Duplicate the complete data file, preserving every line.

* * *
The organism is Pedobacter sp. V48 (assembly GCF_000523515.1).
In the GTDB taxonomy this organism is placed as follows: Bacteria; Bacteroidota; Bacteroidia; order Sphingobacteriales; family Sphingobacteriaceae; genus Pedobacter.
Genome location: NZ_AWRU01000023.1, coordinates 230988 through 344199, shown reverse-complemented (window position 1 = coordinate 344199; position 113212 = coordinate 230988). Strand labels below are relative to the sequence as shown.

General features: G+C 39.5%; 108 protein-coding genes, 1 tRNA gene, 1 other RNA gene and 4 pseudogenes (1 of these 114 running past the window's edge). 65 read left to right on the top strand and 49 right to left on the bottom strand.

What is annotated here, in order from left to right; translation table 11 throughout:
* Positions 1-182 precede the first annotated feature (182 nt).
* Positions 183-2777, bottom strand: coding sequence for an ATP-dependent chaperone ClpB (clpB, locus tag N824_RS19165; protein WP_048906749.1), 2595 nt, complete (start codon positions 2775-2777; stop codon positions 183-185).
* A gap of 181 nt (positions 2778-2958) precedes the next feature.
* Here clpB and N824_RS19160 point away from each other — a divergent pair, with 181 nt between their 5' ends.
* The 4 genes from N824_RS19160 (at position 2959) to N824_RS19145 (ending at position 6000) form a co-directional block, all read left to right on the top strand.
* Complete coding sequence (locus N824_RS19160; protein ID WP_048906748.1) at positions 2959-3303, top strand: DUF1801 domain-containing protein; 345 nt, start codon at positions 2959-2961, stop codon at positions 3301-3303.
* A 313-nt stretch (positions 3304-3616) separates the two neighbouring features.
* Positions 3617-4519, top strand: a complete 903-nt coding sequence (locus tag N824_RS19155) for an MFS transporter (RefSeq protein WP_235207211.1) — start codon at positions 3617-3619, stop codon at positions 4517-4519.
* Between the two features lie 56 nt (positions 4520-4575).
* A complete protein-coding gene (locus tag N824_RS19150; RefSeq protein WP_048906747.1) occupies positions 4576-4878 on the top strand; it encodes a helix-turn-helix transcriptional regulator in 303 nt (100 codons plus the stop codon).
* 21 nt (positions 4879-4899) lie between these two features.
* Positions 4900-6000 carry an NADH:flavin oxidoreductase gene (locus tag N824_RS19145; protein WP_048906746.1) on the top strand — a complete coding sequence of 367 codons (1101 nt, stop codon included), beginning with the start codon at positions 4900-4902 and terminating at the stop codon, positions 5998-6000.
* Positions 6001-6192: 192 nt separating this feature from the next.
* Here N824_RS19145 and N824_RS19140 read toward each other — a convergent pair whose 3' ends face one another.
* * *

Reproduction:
The organism is Pedobacter sp. V48 (assembly GCF_000523515.1).
In the GTDB taxonomy this organism is placed as follows: Bacteria; Bacteroidota; Bacteroidia; order Sphingobacteriales; family Sphingobacteriaceae; genus Pedobacter.
Genome location: NZ_AWRU01000023.1, coordinates 230988 through 344199, shown reverse-complemented (window position 1 = coordinate 344199; position 113212 = coordinate 230988). Strand labels below are relative to the sequence as shown.

General features: G+C 39.5%; 108 protein-coding genes, 1 tRNA gene, 1 other RNA gene and 4 pseudogenes (1 of these 114 running past the window's edge). 65 read left to right on the top strand and 49 right to left on the bottom strand.

What is annotated here, in order from left to right; translation table 11 throughout:
* Positions 1-182 precede the first annotated feature (182 nt).
* Positions 183-2777, bottom strand: coding sequence for an ATP-dependent chaperone ClpB (clpB, locus tag N824_RS19165; protein WP_048906749.1), 2595 nt, complete (start codon positions 2775-2777; stop codon positions 183-185).
* A gap of 181 nt (positions 2778-2958) precedes the next feature.
* Here clpB and N824_RS19160 point away from each other — a divergent pair, with 181 nt between their 5' ends.
* The 4 genes from N824_RS19160 (at position 2959) to N824_RS19145 (ending at position 6000) form a co-directional block, all read left to right on the top strand.
* Complete coding sequence (locus N824_RS19160; protein ID WP_048906748.1) at positions 2959-3303, top strand: DUF1801 domain-containing protein; 345 nt, start codon at positions 2959-2961, stop codon at positions 3301-3303.
* A 313-nt stretch (positions 3304-3616) separates the two neighbouring features.
* Positions 3617-4519, top strand: a complete 903-nt coding sequence (locus tag N824_RS19155) for an MFS transporter (RefSeq protein WP_235207211.1) — start codon at positions 3617-3619, stop codon at positions 4517-4519.
* Between the two features lie 56 nt (positions 4520-4575).
* A complete protein-coding gene (locus tag N824_RS19150; RefSeq protein WP_048906747.1) occupies positions 4576-4878 on the top strand; it encodes a helix-turn-helix transcriptional regulator in 303 nt (100 codons plus the stop codon).
* 21 nt (positions 4879-4899) lie between these two features.
* Positions 4900-6000 carry an NADH:flavin oxidoreductase gene (locus tag N824_RS19145; protein WP_048906746.1) on the top strand — a complete coding sequence of 367 codons (1101 nt, stop codon included), beginning with the start codon at positions 4900-4902 and terminating at the stop codon, positions 5998-6000.
* Positions 6001-6192: 192 nt separating this feature from the next.
* Here N824_RS19145 and N824_RS19140 read toward each other — a convergent pair whose 3' ends face one another.